Lawyers Who Choose to Moonlight Are Better Off if They’re Open About It
Posted May 28, 2005 5:09 AM CST
By Kathryn A. Thompson
Most jurisdictions in the United States find nothing inherently wrong about attorneys moonlighting--working for more than one law firm--as long as it’s done with the full knowledge, consent and cooperation of the firms involved.
Courts typically find that a lawyer who engages in those types of activities violates a fiduciary obligation to other members of the firm. Under the common law in most jurisdictions, this duty arises from the agency relationship and requires that the fiduciary act solely for the benefit of the principal in all matters relating to his or her agency.
For example, in Prince, Yeates & Geldzahler v. Young, 94 P.3d 179 (2004), the Utah Supreme Court ruled that an associate who secretly represented clients using the firm name and resources, and then retained the fees, breached a fiduciary duty of noncompetition to his employer. Likewise, in Rogers v. Mississippi Bar, 731 So. 2d 1158 (1999), the Mississippi Supreme Court upheld sanctions against a partner for secretly representing clients and diverting fees based on his position as an officer and director of his firm, a professional corporation.
Moreover, any legal breaches will invariably trigger violations of ethics rules, as they did in Young and Rogers.
Most cases of dishonest dealings with a lawyer’s own firm implicate one of the prongs of Rule 8.4 (Misconduct) of the ABA Model Rules of Professional Conduct, which serve as the basis for most state ethics codes for lawyers. Model Rule 8.4(b), for instance, prohibits a lawyer from committing “a criminal act that reflects adversely on the lawyer’s honesty, trustworthiness or fitness as a lawyer,” while Rule 8.4(c) prohibits “conduct involving dishonesty, fraud, deceit or misrepresentation.”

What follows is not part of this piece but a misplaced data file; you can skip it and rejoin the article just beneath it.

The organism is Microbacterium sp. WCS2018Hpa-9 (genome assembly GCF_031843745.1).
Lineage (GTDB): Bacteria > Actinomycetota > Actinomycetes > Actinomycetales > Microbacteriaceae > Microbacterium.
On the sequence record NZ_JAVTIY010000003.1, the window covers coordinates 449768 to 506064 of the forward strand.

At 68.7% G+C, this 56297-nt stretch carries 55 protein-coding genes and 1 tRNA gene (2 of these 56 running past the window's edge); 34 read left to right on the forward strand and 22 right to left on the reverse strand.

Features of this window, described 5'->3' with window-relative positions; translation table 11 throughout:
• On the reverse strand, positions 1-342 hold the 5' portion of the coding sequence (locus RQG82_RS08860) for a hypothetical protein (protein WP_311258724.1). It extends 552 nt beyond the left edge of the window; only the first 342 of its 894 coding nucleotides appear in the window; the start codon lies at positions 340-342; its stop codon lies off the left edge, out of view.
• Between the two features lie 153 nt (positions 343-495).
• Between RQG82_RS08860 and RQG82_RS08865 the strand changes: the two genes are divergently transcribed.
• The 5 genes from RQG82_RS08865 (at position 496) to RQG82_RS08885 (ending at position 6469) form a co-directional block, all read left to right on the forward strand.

Additional ethics violations commonly arise where a lawyer engages in deception to camouflage his or her moonlighting activities, such as falsifying billing statements, circumventing filing systems or failing to report moonlighting income to the Internal Revenue Service.
Side Jobs Can Work Out
True moonlighting in the sense of working for more than one law firm is another matter. Most states permit such arrangements as long as they adhere to the ethics mandates on conflicts and confidentiality embodied in Model Rules 1.6, 1.7, 1.9 and 1.10, which generally treat the firms as one for purposes of confidentiality, conflicts of interest and imputed disqualification. In addition, a lawyer moonlighting at another firm must avoid misleading prospective clients about the nature and extent of the dual association under Model Rules 7.1 (Communications Concerning a Lawyer’s Services) and 7.5 (Firm Names and Letterheads).
The opinion of the ABA and most states is that an attorney may be a partner in more than one firm. Moreover, the states usually make no distinction between partners, associates, shareholders or other employment relationships when permitting multiple affiliations. Multiple of counsel relationships generally are allowed so long as the attorney has the requisite “close, regular, personal relationship” with the firms. See ABA Formal Opinion 90-357 (1990). Most jurisdictions also allow a lawyer to be a partner or member of one firm and of counsel to another.
Several states expressly allow a lawyer to practice simultaneously as a solo practitioner and a partner in a firm as long as the two practices are distinct from each other, with separate ownership and personnel.
For lawyers who moonlight away from their primary firms, full disclosure with the firms involved is the only sure way to avoid the significant obstacles posed by common-law principles and ethics rules.
Kathryn A. Thompson is research counsel for the ABA Center for Professional Responsibility.